If enough of these add up, it may be time to consider whether it’s more cost-effective to hire an internal recruitment team.

Recruitment Tools/Platforms

In today’s world, this is likely going to be a really big chunk of your budget, and likely where a lot of recruitment cost creep can happen (alongside advertising), but they are essential to the recruitment process.

ATS—applicant tracking system 

This is likely an annualised cost, although I know some applicant tracking systems give you the opportunity to pay monthly so you can vary the membership, even though it is likely to be more expensive. 

Check with your finance team how they may want the annualised cost represented in the monthly running budget.

Download our 2024 Workplace Trends Report to stay ahead in a transforming HR landscape. Get insights from leaders on trends that will define your strategies in AI, talent dynamics, and DEI.

Download our 2024 Workplace Trends Report to stay ahead in a transforming HR landscape. Get insights from leaders on trends that will define your strategies in AI, talent dynamics, and DEI.

  • By submitting this form, you agree to receive the requested content, our newsletter, and occasional emails related to People Managing People. You can unsubscribe at any time. For more details, please review our privacy policy. We're protected by reCAPTCHA and the Google Privacy Policy and Terms of Service apply.
  • This field is for validation purposes and should be left unchanged.

LinkedIn Recruiter

A common tool you may use if you have a recruitment team. Otherwise, you may try with a Recruiter Lite or a Premium and buy more Inmails, although this can pile up, so my recommendation is to have a separate area in your excel spreadsheet where you keep track of who has what kind of license.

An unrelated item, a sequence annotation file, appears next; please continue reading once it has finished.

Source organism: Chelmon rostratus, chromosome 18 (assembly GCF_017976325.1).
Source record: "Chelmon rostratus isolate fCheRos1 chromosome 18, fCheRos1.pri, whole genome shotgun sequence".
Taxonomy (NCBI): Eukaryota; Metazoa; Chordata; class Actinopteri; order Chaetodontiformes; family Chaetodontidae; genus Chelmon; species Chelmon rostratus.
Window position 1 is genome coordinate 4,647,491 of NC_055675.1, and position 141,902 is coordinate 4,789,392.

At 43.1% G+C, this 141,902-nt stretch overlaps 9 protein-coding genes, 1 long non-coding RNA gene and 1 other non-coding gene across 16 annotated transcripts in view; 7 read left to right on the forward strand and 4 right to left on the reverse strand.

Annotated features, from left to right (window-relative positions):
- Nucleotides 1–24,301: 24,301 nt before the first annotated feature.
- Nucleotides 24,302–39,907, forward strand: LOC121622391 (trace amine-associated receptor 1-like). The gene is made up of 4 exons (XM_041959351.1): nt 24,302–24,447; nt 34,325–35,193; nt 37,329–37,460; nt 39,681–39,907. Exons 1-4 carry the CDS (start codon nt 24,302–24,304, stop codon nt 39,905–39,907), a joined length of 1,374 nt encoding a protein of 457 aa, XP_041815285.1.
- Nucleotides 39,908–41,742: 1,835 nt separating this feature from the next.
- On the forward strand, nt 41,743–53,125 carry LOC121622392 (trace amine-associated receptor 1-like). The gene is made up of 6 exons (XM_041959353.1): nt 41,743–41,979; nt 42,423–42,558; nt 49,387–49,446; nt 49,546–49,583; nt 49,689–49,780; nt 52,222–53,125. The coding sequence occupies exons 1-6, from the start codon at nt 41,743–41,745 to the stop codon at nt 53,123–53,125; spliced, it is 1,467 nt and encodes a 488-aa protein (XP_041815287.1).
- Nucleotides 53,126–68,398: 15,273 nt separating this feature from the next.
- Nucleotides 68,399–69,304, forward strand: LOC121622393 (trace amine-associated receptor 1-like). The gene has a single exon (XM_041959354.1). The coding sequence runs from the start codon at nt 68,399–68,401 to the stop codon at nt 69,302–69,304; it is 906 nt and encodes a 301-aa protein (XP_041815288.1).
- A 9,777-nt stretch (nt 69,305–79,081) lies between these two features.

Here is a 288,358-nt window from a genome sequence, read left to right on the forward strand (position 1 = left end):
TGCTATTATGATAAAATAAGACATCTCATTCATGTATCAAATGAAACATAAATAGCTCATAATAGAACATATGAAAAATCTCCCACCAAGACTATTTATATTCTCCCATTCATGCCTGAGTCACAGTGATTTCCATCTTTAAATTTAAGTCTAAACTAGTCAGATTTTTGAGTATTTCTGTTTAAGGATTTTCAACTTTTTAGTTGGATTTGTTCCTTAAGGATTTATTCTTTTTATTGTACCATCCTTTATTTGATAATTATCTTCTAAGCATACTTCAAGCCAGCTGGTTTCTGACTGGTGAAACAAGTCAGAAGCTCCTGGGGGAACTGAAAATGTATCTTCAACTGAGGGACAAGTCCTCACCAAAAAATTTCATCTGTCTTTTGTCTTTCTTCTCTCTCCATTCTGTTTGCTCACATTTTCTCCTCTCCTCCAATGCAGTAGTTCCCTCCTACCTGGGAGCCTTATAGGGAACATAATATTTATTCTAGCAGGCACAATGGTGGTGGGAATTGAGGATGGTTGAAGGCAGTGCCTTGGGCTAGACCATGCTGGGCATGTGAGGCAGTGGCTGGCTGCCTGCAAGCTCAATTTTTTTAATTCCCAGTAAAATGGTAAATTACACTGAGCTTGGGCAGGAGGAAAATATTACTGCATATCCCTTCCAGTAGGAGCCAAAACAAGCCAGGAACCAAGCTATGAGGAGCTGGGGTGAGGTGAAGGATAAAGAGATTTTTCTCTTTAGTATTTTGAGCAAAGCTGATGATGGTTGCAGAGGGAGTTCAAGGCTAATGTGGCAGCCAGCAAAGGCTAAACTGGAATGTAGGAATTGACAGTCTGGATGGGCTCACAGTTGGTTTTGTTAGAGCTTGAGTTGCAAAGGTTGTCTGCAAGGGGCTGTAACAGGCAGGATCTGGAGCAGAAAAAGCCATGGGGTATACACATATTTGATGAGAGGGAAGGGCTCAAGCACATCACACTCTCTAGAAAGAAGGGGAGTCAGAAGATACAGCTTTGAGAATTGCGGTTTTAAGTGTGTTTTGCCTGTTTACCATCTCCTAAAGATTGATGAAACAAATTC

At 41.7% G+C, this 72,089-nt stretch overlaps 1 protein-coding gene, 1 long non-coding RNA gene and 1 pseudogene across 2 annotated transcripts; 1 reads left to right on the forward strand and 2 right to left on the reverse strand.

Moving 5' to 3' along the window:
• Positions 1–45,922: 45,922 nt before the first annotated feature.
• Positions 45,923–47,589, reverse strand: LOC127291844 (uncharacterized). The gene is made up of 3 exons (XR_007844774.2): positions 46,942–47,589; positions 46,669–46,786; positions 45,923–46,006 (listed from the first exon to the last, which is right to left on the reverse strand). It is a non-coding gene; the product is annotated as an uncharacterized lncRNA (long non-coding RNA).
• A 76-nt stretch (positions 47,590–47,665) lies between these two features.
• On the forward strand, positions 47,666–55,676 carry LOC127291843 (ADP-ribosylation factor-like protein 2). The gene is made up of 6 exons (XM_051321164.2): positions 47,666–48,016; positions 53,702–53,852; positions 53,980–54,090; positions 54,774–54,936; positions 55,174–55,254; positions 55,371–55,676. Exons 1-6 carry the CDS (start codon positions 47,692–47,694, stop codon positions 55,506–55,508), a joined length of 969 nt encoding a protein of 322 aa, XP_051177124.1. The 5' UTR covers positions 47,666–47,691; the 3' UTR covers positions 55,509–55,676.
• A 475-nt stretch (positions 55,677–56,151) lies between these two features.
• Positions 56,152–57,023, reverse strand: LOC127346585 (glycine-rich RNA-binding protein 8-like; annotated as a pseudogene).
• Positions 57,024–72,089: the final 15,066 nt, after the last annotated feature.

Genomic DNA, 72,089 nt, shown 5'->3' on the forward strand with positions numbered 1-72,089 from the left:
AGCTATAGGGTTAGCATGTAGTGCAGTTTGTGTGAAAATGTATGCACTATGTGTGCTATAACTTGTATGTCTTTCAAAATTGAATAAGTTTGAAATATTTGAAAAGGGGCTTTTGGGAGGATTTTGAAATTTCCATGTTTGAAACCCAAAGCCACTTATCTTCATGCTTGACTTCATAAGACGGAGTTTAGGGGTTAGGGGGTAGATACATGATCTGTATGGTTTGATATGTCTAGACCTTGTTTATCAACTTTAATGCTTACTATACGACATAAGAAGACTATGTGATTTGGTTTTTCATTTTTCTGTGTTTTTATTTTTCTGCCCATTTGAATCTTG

For example, it happened once that someone who was no longer working at the company had purchased a LinkedIn Recruiter License separately and, when I entered the role and looked at my first budget, I realised that this person had already cost more than £6000 in a short time!

Other hiring platforms

There are many out there! Some focus on curating candidates (e.g. Cord,, Haystack, Hired) and others focus on getting you more outreach (Amazing hiring, Seekout, etc.). 

Each has its own structure and pricing, some have monthly flexibility and others have only annual. Go meet them all if you aren’t familiar with them and see what works best for you.

A quick note on platforms where you can also advertise—this is where advertising and the platform side of the budget may blur, but use your discretion. I usually put in advertising any “per job” advertising cost. For example, Remoteok allows me to browse candidates, but I usually post jobs too, so it goes towards my advertising budget.

Related read: 10 Best Recruiting Software


Just as with platforms, there are many places you can advertise your jobs, so keeping track of how many candidates each job board yields is important.

Applicant tracking system

Don’t forget, some of the applicant tracking systems have deals with certain boards and can give you free or discounted job postings. 

If you’re shopping around for an ATS, this might be something to watch out for—do they have job boards in different locations that you can just easily post to through the ATS? Makes the tracking a lot easier as well.

Pro-tip. Even if the ATS doesn’t have the posting built-in, make sure you understand what is the best way for your ATS to track applicants from each board. 

For example, Greenhouse can generate a link for a specific job board allowing you to track who’s coming from where making evaluation much easier.

LinkedIn advertising

I’m separating this from the rest because the pricing works a bit differently. Here you can have pre-paid advertising slots or “bidding” job slots. 

If you have the latter, it’s incredibly important to keep track of spending because you may think “Ah £10 a day is not too bad”, but that is £300 per month and, if you have 10 roles, there goes a solid chunk of your budget.